"Note that the population under 65 is reported in 10-year cohorts at most. Everyone 65–105 is lumped together. This is typical ageism. If we had figures for 65–74; then 75–84; then 85–94; then 95–104; then you would see different levels of usage," he says.
Yates would like to see more in-depth research to understand all aspects of resistance and incentive. "We observe widespread use in grandparents whose grandchildren do not live near them. They use Facebook and Skype. If the grandchildren are nearby, there is not the same incentive," Yates explains.
Young agrees that an element of interest can be a powerful driver. "The most successful senior students we see are those that find an interest they can follow using technology: Facebook, family history, photos, making cards, playing games, reading books."
Cyber safety and scamming
Cyber safety and scamming is a valid fear according to recent figures from the ACCC's 2016 Scamwatch, which show that in 2016, online scams were highest in the 65+ bracket (over 20,000 reports resulting in over $13 million lost).
Similar evidence from the Australian Institute of Criminology (AIC) makes the same finding – that Australians over the age of 65 are more likely to be victims of online financial fraud than any other age group.
"Seniors are very worried about scams, but paradoxically, this can make them more vulnerable," says Young, who actively engages in teaching seniors security skills at ASCCA.
"Scams often try to provoke panic by telling you that someone is stealing your money or that your computer has a virus. They may try to have you rush into clicking or giving your details out. It takes time for seniors to learn that they are in control. They should take time to think about it logically and ask someone with computer experience before they click."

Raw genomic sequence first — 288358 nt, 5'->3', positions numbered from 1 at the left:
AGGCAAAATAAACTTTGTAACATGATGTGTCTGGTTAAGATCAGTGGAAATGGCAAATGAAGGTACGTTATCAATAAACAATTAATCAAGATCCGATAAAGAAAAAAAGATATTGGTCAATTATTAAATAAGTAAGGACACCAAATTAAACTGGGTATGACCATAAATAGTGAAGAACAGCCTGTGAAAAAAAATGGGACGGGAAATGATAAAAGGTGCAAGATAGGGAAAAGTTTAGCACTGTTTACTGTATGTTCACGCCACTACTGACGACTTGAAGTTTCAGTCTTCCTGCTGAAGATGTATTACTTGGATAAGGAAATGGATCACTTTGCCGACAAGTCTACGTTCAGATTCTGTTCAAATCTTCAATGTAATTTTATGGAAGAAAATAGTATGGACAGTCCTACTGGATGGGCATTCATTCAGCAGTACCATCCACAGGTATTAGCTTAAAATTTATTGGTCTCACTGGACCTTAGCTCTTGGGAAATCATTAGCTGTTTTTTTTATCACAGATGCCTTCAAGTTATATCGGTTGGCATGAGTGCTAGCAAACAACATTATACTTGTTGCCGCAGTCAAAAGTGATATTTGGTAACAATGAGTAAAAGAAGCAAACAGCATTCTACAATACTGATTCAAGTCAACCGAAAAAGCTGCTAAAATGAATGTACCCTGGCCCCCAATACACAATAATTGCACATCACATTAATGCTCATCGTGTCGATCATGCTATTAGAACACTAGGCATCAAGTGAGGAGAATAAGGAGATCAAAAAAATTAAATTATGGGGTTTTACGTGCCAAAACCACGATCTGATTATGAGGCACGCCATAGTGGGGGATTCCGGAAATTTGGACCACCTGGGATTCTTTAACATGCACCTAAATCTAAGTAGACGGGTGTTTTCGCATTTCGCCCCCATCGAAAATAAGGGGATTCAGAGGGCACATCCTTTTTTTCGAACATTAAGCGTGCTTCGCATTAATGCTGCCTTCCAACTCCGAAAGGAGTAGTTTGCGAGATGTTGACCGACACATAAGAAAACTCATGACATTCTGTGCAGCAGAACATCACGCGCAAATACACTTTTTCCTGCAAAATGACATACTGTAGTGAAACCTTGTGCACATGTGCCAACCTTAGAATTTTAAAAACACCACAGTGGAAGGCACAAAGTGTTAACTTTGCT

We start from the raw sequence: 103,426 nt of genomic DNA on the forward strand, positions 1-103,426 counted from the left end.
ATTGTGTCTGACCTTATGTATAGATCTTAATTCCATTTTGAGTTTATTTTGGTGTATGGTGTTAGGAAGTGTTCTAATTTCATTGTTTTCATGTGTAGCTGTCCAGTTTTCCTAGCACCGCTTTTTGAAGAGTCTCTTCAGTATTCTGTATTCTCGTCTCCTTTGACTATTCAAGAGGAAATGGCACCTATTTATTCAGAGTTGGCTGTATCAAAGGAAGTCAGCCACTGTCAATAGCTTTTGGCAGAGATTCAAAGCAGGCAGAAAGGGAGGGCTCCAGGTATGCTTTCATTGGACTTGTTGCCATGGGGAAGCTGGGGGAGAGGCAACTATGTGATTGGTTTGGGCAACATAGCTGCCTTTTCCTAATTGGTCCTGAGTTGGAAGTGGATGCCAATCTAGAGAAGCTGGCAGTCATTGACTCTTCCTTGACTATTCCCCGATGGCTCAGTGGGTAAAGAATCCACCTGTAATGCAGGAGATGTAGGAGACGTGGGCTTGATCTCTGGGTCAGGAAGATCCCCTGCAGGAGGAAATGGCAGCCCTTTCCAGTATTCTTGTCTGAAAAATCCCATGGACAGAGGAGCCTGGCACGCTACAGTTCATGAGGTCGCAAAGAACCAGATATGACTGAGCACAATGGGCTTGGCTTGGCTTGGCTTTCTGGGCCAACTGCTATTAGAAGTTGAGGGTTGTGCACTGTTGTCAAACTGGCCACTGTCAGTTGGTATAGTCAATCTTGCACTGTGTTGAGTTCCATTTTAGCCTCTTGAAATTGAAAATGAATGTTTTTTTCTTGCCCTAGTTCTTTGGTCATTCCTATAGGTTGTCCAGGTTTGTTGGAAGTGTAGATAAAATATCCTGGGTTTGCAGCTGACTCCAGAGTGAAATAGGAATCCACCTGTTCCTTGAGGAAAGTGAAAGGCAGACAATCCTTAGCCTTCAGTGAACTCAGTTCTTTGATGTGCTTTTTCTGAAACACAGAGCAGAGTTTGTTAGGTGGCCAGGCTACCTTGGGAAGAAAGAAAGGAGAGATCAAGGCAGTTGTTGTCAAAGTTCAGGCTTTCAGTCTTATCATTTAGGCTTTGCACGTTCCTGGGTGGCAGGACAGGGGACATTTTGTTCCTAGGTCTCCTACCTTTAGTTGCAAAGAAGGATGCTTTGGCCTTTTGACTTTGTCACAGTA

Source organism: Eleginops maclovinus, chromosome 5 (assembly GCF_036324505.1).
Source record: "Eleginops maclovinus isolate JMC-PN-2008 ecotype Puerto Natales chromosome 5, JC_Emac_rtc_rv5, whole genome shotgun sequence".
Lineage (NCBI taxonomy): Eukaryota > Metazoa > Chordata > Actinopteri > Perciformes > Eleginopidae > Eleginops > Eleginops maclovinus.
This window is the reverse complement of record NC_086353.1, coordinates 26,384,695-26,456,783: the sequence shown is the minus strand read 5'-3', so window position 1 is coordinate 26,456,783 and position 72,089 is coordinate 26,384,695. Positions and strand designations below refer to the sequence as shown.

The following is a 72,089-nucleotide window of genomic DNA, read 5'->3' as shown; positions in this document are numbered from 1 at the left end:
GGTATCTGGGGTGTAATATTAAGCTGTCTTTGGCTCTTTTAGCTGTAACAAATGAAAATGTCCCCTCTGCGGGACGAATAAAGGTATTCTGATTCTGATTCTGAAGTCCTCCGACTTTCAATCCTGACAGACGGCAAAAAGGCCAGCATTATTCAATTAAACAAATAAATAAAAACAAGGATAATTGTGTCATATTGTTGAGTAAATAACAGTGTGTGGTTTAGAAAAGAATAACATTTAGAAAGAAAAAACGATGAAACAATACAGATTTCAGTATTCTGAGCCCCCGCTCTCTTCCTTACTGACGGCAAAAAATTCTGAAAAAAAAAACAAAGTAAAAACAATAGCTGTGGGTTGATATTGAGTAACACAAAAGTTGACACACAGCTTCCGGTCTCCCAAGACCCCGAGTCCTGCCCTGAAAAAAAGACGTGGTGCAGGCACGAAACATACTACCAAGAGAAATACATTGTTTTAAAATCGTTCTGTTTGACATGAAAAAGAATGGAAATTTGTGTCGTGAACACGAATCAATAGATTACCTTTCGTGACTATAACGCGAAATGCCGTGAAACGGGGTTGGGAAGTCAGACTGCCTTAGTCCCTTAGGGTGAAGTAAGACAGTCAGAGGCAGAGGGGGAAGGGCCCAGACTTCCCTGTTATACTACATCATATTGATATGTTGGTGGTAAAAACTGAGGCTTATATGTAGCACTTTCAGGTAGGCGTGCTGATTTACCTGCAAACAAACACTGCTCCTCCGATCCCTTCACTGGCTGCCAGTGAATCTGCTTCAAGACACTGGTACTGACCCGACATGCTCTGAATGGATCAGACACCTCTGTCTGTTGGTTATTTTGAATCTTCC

Cost and access to tech
Many seniors may consider the cost of tech to be too high – especially in an era where new and improved products continually hit the market and gadgets are made to be updated every few years.
This fast turnaround can represent considerable learning challenges as well as financial stress for older people, many of whom are managing life on retirement budgets or are dependent on benefits.
"The best that many low-income people can afford is a prepaid mobile phone. A computer is too expensive. People often ask us about an inexpensive internet service but there really aren't any. People that once had dial up for $10 a month now need to pay $20 or $30 on ADSL or NBN. And this would be in addition to their mobile phone which is needed for emergency calls," says Young.
Seniors-specific devices and plans
We found few examples of seniors-specific smartphone plans – probably because a senior's needs aren't very different to others. However, there are a number of providers – notably Amaysim and Aldi – that offer pay-as-you-go plans with no lengthy contracts.
If you haven't made the leap, it's probably a good time to get a smartphone. Come September 2017, 2G services will no longer be available in Australia on any network. If your phone is old, it may no longer work. You may also have an old 2G SIM card – that will need an upgrade too. Take your phone instore if you are unsure.
Once you learn to use a smartphone, you can replace the home phone to minimise bills. The benefits include being able to take it anywhere, web search, communicating via email and social media, and video calls.
What's being done to assist seniors?
While there are some programs and resources to assist the 65+ group with web connectivity, Ian Yates from COTA says government needs to offer more incentives for seniors, including financial incentives for pensioners.